My semester long Fulbright grant would enable me to make more profound connections, like taking part in and carving massive red granite at the International Sculpture Symposium, having Nile perch prepared for me by my sculpture assistant’s mother in Aswan, building a bronze foundry at Helwan University and pouring bronze with my students. Even encouraging hesitant female students to pour 2300 degree Fahrenheit metal wearing leathers and lifting crucibles into flaming furnaces – something my female students in San Francisco took for granted, but which was thought at first to be solely the domain of the male students in Cairo. I bought copper from merchants outside of the Khan al Khalil, poured bronze with a foundryman in Alexandria, found pure tin in Gammaliya and learned the best place for steel mesh and valves. I scored a cheap source of butane delivered to our school on a donkey cart in the middle of the night. I ultimately learned more than I had to teach and felt hammered and shaped by Egypt.
In America, my students learn how to create something out of clay and pour bronze. In Egypt, students find and make clay and make do. Bronze alloy is created from melting together copper and tin, found scattered about in the far reaches of ever changing merchant markets. Foundry furnaces are literally scrapped together and butane is negotiated at wildly fluctuating prices. So, a bronze piece cast in Egypt is miraculous in simple pragmatic ways that are largely unseen in the finished product. Watching the flowing hot metal pouring from our buried furnace in the courtyard of Helwan University was like seeing a star formed in the universe, an unlikely event to watch and a rarity in context. People there told me, in their astonishment, that bronze had not been poured at art schools in Egypt since the 1950’s when the influence of the great Egyptian figure sculptor Mahmoud Mukhtar still held sway. The teachings of the French Academy brought to Egypt had mixed with the traditional Egyptian practices, due to the late nineteenth century reforms of Khedive Isma’il Pasha who wanted to bring knowledge from the west.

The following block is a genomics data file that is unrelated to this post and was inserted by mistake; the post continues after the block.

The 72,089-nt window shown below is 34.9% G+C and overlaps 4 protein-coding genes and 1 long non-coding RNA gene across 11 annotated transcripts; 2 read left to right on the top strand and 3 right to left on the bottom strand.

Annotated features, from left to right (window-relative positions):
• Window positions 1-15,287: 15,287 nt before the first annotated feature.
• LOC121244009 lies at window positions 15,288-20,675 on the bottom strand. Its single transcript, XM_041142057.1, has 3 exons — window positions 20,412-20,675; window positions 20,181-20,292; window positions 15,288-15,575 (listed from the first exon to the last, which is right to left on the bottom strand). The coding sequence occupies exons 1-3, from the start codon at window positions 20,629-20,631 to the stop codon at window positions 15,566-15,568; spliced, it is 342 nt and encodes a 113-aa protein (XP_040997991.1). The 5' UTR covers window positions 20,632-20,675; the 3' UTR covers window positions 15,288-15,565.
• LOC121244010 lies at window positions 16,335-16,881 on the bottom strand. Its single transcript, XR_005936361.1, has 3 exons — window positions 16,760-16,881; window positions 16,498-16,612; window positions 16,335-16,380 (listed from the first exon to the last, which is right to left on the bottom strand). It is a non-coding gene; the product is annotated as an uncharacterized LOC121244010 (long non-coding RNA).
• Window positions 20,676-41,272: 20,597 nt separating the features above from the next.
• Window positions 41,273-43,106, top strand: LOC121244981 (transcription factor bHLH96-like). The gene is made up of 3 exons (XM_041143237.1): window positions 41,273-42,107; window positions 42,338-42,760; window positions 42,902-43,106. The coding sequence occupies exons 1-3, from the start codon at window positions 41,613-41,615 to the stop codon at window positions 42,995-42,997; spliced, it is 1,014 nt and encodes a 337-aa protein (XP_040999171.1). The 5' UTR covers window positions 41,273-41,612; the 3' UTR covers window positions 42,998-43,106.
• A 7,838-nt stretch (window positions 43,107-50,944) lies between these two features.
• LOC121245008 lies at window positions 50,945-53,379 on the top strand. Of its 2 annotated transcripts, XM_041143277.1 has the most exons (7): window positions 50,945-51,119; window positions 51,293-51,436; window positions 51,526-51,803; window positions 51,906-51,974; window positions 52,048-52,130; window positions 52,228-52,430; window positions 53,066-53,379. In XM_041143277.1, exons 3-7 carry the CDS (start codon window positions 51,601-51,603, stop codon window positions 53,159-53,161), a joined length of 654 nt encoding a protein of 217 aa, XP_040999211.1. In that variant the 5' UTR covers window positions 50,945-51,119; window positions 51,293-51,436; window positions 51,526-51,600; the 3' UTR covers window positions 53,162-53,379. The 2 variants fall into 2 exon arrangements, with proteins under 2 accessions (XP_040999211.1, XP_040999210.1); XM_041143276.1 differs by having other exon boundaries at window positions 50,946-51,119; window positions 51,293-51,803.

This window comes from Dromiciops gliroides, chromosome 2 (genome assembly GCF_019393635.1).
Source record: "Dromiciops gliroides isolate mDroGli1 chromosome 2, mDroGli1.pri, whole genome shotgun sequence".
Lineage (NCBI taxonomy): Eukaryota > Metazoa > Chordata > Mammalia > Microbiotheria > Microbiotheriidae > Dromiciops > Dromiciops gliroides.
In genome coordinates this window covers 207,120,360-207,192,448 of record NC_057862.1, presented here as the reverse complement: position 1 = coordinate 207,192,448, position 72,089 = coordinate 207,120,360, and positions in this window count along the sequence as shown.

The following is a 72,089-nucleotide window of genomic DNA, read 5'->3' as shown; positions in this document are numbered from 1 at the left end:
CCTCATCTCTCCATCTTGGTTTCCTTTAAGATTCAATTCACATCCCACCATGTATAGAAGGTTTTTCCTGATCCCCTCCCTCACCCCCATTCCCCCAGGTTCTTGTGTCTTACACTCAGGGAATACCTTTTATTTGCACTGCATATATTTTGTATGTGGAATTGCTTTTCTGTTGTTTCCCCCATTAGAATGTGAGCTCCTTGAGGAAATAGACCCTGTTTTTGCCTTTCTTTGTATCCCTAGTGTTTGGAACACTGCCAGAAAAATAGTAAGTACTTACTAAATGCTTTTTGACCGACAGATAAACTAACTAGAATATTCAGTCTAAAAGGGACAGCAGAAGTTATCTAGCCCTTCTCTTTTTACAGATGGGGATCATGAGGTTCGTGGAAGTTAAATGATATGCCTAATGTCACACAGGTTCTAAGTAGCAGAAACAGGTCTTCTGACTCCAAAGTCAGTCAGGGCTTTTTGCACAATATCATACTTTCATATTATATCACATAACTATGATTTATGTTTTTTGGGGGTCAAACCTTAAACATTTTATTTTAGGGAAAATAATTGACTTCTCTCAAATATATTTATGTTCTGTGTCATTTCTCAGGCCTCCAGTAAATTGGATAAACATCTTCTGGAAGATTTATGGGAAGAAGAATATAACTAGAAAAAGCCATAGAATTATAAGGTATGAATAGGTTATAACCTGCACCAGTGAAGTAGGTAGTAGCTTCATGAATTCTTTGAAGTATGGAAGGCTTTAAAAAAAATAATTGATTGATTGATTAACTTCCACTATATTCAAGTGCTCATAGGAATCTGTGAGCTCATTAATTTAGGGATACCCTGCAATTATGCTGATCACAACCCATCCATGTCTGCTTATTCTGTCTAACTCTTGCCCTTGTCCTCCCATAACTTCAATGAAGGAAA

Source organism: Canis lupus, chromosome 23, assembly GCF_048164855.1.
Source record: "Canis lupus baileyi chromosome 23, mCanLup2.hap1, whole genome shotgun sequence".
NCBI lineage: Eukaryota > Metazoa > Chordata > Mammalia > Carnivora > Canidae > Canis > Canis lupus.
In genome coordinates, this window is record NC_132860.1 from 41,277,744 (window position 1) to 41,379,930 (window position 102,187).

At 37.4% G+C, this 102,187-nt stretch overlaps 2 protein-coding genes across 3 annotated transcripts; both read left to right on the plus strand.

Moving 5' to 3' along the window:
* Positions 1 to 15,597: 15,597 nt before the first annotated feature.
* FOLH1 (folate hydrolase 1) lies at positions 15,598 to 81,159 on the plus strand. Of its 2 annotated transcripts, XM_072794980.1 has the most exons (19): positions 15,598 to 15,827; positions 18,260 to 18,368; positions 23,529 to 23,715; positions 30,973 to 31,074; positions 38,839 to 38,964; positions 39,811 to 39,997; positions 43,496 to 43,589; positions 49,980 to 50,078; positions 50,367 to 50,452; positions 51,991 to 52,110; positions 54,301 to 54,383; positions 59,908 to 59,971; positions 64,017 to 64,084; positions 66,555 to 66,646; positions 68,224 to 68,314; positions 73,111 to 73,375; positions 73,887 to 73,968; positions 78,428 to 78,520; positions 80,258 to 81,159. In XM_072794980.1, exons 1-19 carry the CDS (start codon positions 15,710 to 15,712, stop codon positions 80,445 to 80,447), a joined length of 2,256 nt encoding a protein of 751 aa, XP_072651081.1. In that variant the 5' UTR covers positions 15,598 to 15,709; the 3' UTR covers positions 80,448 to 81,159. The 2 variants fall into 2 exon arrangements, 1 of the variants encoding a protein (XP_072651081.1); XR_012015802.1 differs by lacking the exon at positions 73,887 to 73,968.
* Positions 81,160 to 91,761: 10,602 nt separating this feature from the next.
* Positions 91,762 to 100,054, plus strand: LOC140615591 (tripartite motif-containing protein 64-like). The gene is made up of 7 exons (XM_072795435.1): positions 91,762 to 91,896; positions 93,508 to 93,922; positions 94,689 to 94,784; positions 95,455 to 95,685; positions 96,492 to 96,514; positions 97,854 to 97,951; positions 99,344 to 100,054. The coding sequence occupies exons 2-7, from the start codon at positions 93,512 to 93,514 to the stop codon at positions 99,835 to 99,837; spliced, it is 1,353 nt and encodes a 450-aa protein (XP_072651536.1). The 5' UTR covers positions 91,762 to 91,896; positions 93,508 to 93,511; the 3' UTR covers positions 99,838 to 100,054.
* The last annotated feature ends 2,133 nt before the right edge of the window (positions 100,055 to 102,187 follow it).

I have remained linked with many of my colleagues, students and friends from Egypt. Some of us have planned projects and trips together and many of us have gotten together for meals or outings long after our Fulbright experience.
Whenever people in the United States ask me about my time in Egypt with “What was THAT like?” or “Were you scared?” I feel lost again. I am like a stranger in a strange land; wondering how some people are able to move through life without experiencing other cultures and places. It reminds me of a neighbor who remarked: “What, you haven’t seen that before? I see it all the time…”, when I pointed out a mile high tower of hundreds of swirling migrating cranes in the sky above an Illinois field. A pertinent question, but it sort of misses the point of wonder and awe.
Like those Illinois cranes, we need to reach higher and find meaning beyond our common sightings of each other. Then we will realize that things like Fulbright grants are the seeds of change that make profound differences within us. The first step in changing the world, as any protestor in Tahrir Square knows, is changing one’s self.